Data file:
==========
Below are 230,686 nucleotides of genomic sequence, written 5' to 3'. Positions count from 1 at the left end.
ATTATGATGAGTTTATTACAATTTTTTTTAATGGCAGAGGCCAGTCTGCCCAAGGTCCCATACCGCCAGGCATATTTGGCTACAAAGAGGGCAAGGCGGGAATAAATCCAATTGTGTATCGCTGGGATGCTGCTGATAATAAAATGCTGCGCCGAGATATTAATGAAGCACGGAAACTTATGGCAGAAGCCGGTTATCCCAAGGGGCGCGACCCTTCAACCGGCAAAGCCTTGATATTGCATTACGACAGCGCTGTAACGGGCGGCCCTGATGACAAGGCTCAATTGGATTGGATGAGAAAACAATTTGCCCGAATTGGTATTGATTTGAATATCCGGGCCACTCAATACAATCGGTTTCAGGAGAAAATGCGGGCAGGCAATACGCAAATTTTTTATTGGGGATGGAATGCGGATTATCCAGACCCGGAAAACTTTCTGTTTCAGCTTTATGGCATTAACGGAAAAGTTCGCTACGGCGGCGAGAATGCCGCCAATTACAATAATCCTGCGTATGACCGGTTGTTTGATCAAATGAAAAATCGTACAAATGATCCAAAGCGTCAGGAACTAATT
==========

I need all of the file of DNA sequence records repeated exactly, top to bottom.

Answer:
Below are 230,686 nucleotides of genomic sequence, written 5' to 3'. Positions count from 1 at the left end.
ATTATGATGAGTTTATTACAATTTTTTTTAATGGCAGAGGCCAGTCTGCCCAAGGTCCCATACCGCCAGGCATATTTGGCTACAAAGAGGGCAAGGCGGGAATAAATCCAATTGTGTATCGCTGGGATGCTGCTGATAATAAAATGCTGCGCCGAGATATTAATGAAGCACGGAAACTTATGGCAGAAGCCGGTTATCCCAAGGGGCGCGACCCTTCAACCGGCAAAGCCTTGATATTGCATTACGACAGCGCTGTAACGGGCGGCCCTGATGACAAGGCTCAATTGGATTGGATGAGAAAACAATTTGCCCGAATTGGTATTGATTTGAATATCCGGGCCACTCAATACAATCGGTTTCAGGAGAAAATGCGGGCAGGCAATACGCAAATTTTTTATTGGGGATGGAATGCGGATTATCCAGACCCGGAAAACTTTCTGTTTCAGCTTTATGGCATTAACGGAAAAGTTCGCTACGGCGGCGAGAATGCCGCCAATTACAATAATCCTGCGTATGACCGGTTGTTTGATCAAATGAAAAATCGTACAAATGATCCAAAGCGTCAGGAACTAATT